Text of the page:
Increases to the national living wage (NLW) have increased the pressure on small businesses, with two-thirds seeing lower profits and almost half putting up prices to meet the costs.
The findings come from a survey carried out by the Federation of Small Businesses (FSB), which is calling for further rises to be delayed if businesses continue to struggle.
Nearly 40% of small businesses affected by the NLW have put up prices to cope with the latest increase to £7.50 per hour. A further quarter have cancelled or scaled down investment plans. A fifth have reduced staff hours or hired fewer workers.
The FSB research also suggests that the expected surge in the recruitment of younger employees (who would be on a lower pay rate) has not happened. In fact, less than 4% of small businesses responded to the NLW increase by hiring more workers under the age of 25.
The FSB said the hardest hit are care, retail and hospitality businesses due to the tighter margins and high proportion of staff on the national living wage.
The group is urging the Low Pay Commission to consider if the Government’s target of raising the NLW to £8.75 an hour by 2020 may need to be delayed.
FSB National Chairman, Mike Cherry, said: "Small employers have demonstrated their resilience in meeting the challenge set by the National Living Wage, with many cutting their margins, or even paying themselves less, to pay their staff more.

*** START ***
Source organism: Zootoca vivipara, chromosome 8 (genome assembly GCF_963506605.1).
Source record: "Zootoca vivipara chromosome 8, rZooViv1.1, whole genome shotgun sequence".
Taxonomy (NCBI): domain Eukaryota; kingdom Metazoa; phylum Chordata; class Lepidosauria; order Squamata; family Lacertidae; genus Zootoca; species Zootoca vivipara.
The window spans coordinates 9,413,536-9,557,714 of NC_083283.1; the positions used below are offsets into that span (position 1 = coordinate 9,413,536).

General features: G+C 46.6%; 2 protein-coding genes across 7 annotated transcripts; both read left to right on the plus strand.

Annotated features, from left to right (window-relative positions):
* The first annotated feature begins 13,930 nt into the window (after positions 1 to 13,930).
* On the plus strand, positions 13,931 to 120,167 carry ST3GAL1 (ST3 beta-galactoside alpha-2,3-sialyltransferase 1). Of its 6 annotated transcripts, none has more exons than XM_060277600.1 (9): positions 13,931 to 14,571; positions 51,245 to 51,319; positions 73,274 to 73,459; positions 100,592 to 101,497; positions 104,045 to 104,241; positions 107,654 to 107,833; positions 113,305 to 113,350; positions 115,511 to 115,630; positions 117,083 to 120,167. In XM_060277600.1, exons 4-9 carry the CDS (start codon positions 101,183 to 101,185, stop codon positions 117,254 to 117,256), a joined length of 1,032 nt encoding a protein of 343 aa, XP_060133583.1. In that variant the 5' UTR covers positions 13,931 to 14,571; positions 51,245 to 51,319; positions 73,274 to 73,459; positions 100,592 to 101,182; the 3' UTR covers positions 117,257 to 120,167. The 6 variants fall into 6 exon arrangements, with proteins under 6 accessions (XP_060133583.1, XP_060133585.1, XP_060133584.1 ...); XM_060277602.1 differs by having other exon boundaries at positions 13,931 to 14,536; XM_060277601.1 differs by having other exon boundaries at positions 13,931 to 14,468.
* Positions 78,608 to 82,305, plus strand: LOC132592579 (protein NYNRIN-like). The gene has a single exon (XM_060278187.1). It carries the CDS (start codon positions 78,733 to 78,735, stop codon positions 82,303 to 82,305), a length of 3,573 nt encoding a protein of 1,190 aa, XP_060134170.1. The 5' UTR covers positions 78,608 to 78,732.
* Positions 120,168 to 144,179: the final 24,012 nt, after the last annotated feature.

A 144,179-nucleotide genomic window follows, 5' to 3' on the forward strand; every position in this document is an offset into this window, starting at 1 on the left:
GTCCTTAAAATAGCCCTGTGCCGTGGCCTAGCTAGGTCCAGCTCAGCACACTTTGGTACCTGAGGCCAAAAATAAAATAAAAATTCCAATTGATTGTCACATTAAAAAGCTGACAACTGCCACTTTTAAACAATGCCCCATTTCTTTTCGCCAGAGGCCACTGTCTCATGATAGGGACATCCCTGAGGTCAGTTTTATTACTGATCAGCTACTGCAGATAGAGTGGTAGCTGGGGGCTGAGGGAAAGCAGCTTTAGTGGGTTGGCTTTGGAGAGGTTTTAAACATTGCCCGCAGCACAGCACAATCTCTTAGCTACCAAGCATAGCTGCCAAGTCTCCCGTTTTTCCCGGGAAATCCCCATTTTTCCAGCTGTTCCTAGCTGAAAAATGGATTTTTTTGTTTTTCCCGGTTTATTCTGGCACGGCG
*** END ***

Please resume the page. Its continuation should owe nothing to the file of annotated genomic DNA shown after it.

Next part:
"In sectors where margins are tight, small firms are resorting to more drastic measures to cope with the NLW. It's vital that the NLW is set at a level that the economy can afford, without job losses or harming job creation.
"Cost pressures on small businesses are building, and with most recent economic indicators underperforming, we are now facing the reality that the NLW target may need to be delayed beyond 2020.”
The research showed that 64% of those companies reporting an impact from higher NLW levels had ‘stretched’ to meet this year's increase by taking lower profits - damaging investment. 39% had raised their prices, adding to the inflationary environment.
Business operating costs have surged to their highest in four years, according to FSB’s latest Small Business Index, with the 43% of businesses who have had to raise wages experiencing ‘significant pressures’.